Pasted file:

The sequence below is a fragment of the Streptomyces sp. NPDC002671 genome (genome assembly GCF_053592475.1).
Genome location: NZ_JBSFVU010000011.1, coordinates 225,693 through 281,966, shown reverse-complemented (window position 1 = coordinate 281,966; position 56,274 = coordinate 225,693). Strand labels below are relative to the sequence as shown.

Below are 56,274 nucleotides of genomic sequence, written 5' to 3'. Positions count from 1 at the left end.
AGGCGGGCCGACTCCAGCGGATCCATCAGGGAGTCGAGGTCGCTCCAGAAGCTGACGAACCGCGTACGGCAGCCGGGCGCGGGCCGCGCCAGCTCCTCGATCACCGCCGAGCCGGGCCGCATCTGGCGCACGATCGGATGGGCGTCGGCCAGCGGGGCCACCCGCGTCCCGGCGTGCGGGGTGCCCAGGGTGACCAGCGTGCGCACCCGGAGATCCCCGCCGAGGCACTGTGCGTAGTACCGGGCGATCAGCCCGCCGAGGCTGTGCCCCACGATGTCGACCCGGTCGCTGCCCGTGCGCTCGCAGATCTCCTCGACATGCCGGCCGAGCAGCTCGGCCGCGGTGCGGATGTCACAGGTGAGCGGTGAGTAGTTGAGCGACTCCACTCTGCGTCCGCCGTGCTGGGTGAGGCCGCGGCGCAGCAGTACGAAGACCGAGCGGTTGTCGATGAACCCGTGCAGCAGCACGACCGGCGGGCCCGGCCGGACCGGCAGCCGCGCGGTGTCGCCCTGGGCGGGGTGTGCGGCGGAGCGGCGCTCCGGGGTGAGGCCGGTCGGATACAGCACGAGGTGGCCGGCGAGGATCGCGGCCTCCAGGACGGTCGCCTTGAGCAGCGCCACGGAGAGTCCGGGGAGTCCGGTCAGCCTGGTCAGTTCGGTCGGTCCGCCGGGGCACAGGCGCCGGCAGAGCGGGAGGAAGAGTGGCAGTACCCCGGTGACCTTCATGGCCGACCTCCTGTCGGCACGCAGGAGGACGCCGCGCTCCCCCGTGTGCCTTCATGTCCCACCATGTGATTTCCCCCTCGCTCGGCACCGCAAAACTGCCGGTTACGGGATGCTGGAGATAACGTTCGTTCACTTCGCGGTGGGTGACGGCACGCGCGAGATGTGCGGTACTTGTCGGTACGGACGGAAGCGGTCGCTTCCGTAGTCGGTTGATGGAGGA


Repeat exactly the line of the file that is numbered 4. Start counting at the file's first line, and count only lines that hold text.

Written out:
AGGCGGGCCGACTCCAGCGGATCCATCAGGGAGTCGAGGTCGCTCCAGAAGCTGACGAACCGCGTACGGCAGCCGGGCGCGGGCCGCGCCAGCTCCTCGATCACCGCCGAGCCGGGCCGCATCTGGCGCACGATCGGATGGGCGTCGGCCAGCGGGGCCACCCGCGTCCCGGCGTGCGGGGTGCCCAGGGTGACCAGCGTGCGCACCCGGAGATCCCCGCCGAGGCACTGTGCGTAGTACCGGGCGATCAGCCCGCCGAGGCTGTGCCCCACGATGTCGACCCGGTCGCTGCCCGTGCGCTCGCAGATCTCCTCGACATGCCGGCCGAGCAGCTCGGCCGCGGTGCGGATGTCACAGGTGAGCGGTGAGTAGTTGAGCGACTCCACTCTGCGTCCGCCGTGCTGGGTGAGGCCGCGGCGCAGCAGTACGAAGACCGAGCGGTTGTCGATGAACCCGTGCAGCAGCACGACCGGCGGGCCCGGCCGGACCGGCAGCCGCGCGGTGTCGCCCTGGGCGGGGTGTGCGGCGGAGCGGCGCTCCGGGGTGAGGCCGGTCGGATACAGCACGAGGTGGCCGGCGAGGATCGCGGCCTCCAGGACGGTCGCCTTGAGCAGCGCCACGGAGAGTCCGGGGAGTCCGGTCAGCCTGGTCAGTTCGGTCGGTCCGCCGGGGCACAGGCGCCGGCAGAGCGGGAGGAAGAGTGGCAGTACCCCGGTGACCTTCATGGCCGACCTCCTGTCGGCACGCAGGAGGACGCCGCGCTCCCCCGTGTGCCTTCATGTCCCACCATGTGATTTCCCCCTCGCTCGGCACCGCAAAACTGCCGGTTACGGGATGCTGGAGATAACGTTCGTTCACTTCGCGGTGGGTGACGGCACGCGCGAGATGTGCGGTACTTGTCGGTACGGACGGAAGCGGTCGCTTCCGTAGTCGGTTGATGGAGGA